What started it all…

So, here’s something I wrote that started this whole Trailer Park Queer thing. I’ve changed the names of my brothers, not to protect their innocence as much as to let them have some privacy. Hope you enjoy:

Trailer Park Queer

I grew up in a trailer in the rural South. For years, my mom worked third shift in a hosiery mill until she got heel spurs so bad she couldn’t walk all night, or even stand on her feet by morning. I have two younger brothers. We all have different fathers, and we all have different lines that we follow. I loved school from the first time I smelled Mrs. Browder’s classroom – in the basement of my grandparents’ church when I was three. John, who is two years younger than me, turned everything round and plastic into a steering wheel and learned to make car noises long before he could speak. Chris is five years younger than me, and when he was two professed his desire to be a fire truck.

Years later, I’m in graduate school, John is a long-haul truck driver, and Chris has finally realized that human bodies cannot transform themselves into automobiles. We are all in different places in our lives, yet we all began in my mother’s desire for one or another of many alcoholic men who were not cut from parenting cloth.

I remember a smell emanating from under my mother’s bedroom door, which I learned was named “pot.” I learned early that cheap bottles of Thunderbird wine and 12-gauge shotguns are not a good combination. And, I learned that whatever I wanted, I needed to find it on my own – or learn to live without it.

At 19, I realized my non-desire for romance was also a non-desire for hetero romance. Though a few years later, I would learn that my own sexual identity is much fuller than I had given it room to be. At 19, I met my first girlfriend, came out to my mother, and learned to be a lesbian – with everything that means. A few years later, I got kicked out of that club because lesbians don’t fuck men and live to tell about it.

And I learned in that moment that no club wants me – a trailer park queer. I get inundated by shit from the Human Rights Campaign, begging me to become a member. But they don’t want me. My bank account can’t hold enough money for them to want me. My body can’t move in one direction without questioning where it’s going – so they don’t want me. And my mind refuses to grasp the notion of leaving behind others in need for the sake of small political change – so they don’t want me.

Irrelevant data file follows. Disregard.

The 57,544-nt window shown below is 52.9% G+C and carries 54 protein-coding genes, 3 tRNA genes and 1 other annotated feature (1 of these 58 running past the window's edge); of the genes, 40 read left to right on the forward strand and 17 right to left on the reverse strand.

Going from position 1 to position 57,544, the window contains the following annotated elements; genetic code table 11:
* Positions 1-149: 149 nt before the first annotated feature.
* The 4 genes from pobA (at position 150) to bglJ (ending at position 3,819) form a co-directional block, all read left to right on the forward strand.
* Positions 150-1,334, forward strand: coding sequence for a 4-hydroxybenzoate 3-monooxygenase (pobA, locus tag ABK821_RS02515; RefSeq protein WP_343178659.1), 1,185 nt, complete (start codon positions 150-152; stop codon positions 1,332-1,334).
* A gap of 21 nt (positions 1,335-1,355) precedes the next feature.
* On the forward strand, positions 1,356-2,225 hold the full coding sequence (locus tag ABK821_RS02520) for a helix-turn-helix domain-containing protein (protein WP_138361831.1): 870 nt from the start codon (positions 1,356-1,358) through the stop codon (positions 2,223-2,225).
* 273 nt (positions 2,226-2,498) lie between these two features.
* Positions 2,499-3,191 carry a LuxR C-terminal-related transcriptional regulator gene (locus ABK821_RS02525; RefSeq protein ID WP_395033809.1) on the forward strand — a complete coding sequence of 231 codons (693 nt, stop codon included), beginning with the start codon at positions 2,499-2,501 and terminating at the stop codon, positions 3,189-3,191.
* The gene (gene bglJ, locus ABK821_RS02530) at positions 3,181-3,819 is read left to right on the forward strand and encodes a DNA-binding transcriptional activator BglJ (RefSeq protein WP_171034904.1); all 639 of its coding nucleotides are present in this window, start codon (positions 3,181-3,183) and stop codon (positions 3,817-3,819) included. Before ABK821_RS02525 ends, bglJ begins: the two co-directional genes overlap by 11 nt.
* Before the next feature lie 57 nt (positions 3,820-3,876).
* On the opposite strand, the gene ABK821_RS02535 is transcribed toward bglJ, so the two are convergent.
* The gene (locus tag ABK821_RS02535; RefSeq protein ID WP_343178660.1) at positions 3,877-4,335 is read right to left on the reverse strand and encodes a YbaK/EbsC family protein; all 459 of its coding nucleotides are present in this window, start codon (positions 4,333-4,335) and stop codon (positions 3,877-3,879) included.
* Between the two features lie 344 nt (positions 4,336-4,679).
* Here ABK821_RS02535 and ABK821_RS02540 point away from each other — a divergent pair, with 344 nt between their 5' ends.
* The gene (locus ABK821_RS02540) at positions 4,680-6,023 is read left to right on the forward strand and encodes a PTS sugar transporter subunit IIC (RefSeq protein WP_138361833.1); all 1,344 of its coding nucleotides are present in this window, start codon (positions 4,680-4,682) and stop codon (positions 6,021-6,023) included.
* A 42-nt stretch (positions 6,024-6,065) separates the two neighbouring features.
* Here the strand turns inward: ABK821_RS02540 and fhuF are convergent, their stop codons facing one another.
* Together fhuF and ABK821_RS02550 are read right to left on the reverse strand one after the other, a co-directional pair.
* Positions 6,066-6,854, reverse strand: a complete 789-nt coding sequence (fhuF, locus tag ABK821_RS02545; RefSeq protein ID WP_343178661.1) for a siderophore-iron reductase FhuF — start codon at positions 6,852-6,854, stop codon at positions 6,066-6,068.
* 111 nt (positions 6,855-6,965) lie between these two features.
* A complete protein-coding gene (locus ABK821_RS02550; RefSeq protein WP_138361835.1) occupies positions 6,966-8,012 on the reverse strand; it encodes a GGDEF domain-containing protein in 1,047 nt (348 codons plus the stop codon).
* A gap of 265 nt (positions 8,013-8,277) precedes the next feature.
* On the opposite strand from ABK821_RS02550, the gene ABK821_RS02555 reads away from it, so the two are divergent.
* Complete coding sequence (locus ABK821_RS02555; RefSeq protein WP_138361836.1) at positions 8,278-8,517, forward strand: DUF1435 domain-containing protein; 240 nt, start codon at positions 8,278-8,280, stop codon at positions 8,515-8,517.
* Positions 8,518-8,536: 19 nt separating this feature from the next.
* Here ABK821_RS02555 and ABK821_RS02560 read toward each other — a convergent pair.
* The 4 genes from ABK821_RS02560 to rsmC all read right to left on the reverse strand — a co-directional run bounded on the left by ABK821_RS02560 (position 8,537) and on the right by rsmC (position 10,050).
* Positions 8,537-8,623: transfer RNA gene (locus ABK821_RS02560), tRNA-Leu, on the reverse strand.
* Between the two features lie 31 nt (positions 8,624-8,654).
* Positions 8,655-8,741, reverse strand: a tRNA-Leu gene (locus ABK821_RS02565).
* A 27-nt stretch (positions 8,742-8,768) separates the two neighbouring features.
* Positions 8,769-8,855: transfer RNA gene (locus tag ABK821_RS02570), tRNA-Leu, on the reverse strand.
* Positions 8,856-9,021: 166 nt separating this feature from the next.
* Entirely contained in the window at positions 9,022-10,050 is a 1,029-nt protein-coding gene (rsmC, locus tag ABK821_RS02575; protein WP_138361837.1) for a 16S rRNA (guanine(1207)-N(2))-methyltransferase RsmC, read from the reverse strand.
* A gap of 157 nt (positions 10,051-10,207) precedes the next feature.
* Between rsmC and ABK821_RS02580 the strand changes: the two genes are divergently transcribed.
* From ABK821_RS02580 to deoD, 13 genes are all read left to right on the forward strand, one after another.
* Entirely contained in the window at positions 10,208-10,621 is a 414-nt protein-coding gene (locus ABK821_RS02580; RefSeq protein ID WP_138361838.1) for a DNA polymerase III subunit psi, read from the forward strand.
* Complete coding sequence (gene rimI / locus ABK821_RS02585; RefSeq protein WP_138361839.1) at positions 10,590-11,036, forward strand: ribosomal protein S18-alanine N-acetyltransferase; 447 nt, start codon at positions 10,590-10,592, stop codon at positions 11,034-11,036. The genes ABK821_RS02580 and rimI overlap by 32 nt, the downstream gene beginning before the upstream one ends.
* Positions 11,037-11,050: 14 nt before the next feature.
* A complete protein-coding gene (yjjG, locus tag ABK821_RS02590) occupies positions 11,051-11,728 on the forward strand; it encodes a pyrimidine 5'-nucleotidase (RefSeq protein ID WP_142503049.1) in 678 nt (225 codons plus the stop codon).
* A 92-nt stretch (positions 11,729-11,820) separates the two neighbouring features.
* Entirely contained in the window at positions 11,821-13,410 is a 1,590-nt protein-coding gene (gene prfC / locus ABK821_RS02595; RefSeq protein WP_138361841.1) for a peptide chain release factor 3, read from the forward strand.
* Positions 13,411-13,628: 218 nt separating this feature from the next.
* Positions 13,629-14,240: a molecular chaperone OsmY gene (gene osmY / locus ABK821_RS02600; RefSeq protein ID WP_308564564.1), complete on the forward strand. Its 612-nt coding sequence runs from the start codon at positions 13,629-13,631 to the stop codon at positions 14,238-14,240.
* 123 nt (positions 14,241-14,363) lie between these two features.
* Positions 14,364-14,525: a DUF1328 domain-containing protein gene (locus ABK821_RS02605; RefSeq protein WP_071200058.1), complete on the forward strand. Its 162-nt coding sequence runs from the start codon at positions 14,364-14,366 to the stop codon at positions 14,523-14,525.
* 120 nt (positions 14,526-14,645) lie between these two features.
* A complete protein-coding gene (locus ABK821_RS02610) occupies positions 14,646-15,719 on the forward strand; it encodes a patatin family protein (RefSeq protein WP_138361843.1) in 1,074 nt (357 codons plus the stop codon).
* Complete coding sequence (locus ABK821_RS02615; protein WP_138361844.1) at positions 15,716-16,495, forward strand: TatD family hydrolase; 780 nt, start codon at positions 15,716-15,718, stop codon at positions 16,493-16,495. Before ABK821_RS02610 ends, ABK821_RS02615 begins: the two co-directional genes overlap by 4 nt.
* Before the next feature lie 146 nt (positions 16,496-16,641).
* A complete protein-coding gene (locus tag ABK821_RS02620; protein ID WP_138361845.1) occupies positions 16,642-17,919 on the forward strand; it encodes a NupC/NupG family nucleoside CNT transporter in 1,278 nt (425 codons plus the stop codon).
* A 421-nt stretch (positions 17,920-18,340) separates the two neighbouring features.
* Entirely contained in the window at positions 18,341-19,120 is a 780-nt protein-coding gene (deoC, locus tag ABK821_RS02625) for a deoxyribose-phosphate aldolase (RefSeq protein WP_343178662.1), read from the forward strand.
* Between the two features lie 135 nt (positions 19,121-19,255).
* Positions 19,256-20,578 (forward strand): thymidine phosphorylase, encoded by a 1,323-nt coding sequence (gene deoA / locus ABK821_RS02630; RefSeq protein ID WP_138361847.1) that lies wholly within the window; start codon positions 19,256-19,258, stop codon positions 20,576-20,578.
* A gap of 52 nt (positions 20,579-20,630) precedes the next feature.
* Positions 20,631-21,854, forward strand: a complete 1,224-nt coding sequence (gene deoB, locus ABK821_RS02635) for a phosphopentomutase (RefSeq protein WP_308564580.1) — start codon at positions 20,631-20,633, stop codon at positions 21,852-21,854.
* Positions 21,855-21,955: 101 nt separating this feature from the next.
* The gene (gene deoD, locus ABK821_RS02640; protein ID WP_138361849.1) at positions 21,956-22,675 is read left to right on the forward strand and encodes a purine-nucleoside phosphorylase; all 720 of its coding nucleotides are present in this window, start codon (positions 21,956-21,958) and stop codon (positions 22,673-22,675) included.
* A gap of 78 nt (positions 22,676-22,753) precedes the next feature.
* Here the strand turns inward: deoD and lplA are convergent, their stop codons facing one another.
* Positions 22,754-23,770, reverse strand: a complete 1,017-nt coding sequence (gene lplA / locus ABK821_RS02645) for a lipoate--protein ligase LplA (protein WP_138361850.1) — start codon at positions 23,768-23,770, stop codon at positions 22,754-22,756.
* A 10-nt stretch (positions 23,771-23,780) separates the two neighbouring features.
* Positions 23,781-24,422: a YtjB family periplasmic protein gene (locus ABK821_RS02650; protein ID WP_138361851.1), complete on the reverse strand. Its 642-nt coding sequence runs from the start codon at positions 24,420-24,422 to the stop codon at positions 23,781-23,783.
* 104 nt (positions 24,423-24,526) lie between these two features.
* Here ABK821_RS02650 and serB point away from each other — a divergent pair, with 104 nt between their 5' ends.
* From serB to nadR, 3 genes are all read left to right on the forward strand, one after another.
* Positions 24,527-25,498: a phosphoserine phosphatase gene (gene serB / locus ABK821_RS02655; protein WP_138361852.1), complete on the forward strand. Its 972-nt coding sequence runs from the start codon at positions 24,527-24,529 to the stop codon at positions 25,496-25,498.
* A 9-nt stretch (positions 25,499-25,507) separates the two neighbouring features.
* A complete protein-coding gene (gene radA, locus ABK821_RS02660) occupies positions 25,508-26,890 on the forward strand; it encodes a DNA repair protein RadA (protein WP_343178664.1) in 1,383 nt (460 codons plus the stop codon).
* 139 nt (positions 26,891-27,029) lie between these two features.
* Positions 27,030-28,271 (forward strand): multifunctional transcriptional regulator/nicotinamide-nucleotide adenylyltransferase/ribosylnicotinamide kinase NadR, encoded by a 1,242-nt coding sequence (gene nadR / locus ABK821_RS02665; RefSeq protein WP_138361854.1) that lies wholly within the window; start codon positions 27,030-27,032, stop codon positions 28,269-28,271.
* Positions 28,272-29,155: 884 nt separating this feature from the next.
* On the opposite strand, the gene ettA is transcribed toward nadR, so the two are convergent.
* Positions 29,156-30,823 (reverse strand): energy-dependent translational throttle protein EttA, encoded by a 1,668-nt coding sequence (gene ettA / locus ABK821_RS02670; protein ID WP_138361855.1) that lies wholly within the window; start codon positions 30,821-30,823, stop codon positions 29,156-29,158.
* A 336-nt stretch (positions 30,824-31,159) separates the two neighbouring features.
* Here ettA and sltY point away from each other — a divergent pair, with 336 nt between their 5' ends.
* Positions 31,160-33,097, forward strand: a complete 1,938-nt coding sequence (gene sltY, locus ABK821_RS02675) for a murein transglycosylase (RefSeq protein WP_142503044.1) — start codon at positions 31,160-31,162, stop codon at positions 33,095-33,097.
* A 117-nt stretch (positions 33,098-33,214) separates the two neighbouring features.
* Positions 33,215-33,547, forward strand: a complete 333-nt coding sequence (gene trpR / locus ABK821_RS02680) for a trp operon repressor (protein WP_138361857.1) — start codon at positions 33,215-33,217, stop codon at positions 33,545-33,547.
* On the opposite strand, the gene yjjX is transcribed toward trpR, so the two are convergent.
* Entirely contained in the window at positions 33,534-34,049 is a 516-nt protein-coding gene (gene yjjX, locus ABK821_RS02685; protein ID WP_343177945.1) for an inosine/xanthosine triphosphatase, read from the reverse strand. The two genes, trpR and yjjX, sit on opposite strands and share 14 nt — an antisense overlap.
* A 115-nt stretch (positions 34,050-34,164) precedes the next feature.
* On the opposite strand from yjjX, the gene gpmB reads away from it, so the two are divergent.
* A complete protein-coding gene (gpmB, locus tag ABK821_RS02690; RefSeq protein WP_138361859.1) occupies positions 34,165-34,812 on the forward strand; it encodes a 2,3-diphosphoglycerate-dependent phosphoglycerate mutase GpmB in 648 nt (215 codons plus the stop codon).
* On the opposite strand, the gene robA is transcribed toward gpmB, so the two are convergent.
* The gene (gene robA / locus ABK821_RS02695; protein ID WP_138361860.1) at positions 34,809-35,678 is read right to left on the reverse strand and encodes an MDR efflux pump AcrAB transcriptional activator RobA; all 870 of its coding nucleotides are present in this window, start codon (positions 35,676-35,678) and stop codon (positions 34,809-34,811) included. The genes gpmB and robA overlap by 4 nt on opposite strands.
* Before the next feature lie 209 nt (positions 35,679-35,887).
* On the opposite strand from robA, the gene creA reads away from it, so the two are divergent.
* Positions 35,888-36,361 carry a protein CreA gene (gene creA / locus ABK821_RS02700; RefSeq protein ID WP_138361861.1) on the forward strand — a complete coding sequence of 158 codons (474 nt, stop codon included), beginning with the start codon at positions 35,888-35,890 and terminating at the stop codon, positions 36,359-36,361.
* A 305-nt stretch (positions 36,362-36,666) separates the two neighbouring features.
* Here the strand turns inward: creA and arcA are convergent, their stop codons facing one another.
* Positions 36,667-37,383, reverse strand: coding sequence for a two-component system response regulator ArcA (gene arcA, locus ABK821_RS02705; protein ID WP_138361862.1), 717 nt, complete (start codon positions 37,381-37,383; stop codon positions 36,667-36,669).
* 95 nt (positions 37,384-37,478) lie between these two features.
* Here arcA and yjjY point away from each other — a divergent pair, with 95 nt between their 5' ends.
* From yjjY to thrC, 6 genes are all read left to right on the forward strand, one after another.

They want the few cents I have left after paying the bills and their blue and gold emblem on my car (ever notice how the HRC’s colors are the same as the Cub Scouts?), and they want me to say that what I want is the same as what they want. But what I want can never be the same as what they want – we come from different places. Our roots are planted on different ground, both solid – mine sometimes crumbling.

And here I am in graduate school – surrounded by academia and never knowing which direction to turn. And turning is important because if we turn the wrong way, our mortal souls or our academic futures are in question, and there is no return from the wrong way. But I’ve already turned the wrong way because I dissent from mainstream opinion and I stand dissident against normalizing forces, and I refuse to be drawn in by their rhetoric.

I have already turned the wrong way because I am queer. But it started long before that, in my mother’s womb, when she was managing a Burger Chef and living with my great-grandmother before she bought her first trailer. It started before that when my mother decided to leave college, canceling her chances for success in a world where earning your keep means getting your credentials. And it started before that when my grandparents struggled to save money to send my mother and her sister to college. And it started before that when my great-grandmother was plucking chickens to stuff her own pillows and no one cared if there was money because everything they needed was there on that farm.

And everything I needed was there in that trailer – I just had to soak it up. The strength to move forward even when the world is pressing its full weight against my loose skin; the courage to speak out even when the only voice that counts is stamped with dead men in green ink; and the will to change course with each obstacle failed. Because there is failure. Sometimes the bills don’t get paid, and sometimes the power gets turned off, and sometimes it’s the water, but I can handle it.

And sometimes, I don’t care about gay rights or queer politics or even getting my homework done because my mom fell through her kitchen floor and I’ve got carpet to rip up and boards to screw into beams.

One Response to “What started it all…”
  1. Jonathan says:

    I love your writing! Though our expirences are different they’re similar too. What ever direction the thesis takes I’m sure you’ll be successful.

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